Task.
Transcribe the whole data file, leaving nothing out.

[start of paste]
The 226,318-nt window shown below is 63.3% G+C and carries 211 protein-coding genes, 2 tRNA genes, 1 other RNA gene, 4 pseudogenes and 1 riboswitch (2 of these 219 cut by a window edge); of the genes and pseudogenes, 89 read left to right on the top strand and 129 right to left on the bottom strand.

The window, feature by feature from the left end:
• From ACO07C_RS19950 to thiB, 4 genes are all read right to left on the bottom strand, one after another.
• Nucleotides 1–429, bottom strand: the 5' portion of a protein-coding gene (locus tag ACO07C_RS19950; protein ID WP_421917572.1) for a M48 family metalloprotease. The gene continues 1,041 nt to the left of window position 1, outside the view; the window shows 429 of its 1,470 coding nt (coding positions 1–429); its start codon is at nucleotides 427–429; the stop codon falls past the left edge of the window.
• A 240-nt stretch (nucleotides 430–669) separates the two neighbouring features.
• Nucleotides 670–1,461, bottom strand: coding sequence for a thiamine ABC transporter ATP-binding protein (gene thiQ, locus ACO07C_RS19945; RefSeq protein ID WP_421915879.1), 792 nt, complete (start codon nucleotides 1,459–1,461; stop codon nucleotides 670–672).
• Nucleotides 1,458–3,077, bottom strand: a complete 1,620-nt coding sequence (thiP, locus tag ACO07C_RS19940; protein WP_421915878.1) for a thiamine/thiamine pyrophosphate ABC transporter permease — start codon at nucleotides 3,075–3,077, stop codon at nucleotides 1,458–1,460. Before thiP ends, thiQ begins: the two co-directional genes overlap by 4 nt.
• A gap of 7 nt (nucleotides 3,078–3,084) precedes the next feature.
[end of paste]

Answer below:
The 226,318-nt window shown below is 63.3% G+C and carries 211 protein-coding genes, 2 tRNA genes, 1 other RNA gene, 4 pseudogenes and 1 riboswitch (2 of these 219 cut by a window edge); of the genes and pseudogenes, 89 read left to right on the top strand and 129 right to left on the bottom strand.

The window, feature by feature from the left end:
• From ACO07C_RS19950 to thiB, 4 genes are all read right to left on the bottom strand, one after another.
• Nucleotides 1–429, bottom strand: the 5' portion of a protein-coding gene (locus tag ACO07C_RS19950; protein ID WP_421917572.1) for a M48 family metalloprotease. The gene continues 1,041 nt to the left of window position 1, outside the view; the window shows 429 of its 1,470 coding nt (coding positions 1–429); its start codon is at nucleotides 427–429; the stop codon falls past the left edge of the window.
• A 240-nt stretch (nucleotides 430–669) separates the two neighbouring features.
• Nucleotides 670–1,461, bottom strand: coding sequence for a thiamine ABC transporter ATP-binding protein (gene thiQ, locus ACO07C_RS19945; RefSeq protein ID WP_421915879.1), 792 nt, complete (start codon nucleotides 1,459–1,461; stop codon nucleotides 670–672).
• Nucleotides 1,458–3,077, bottom strand: a complete 1,620-nt coding sequence (thiP, locus tag ACO07C_RS19940; protein WP_421915878.1) for a thiamine/thiamine pyrophosphate ABC transporter permease — start codon at nucleotides 3,075–3,077, stop codon at nucleotides 1,458–1,460. Before thiP ends, thiQ begins: the two co-directional genes overlap by 4 nt.
• A gap of 7 nt (nucleotides 3,078–3,084) precedes the next feature.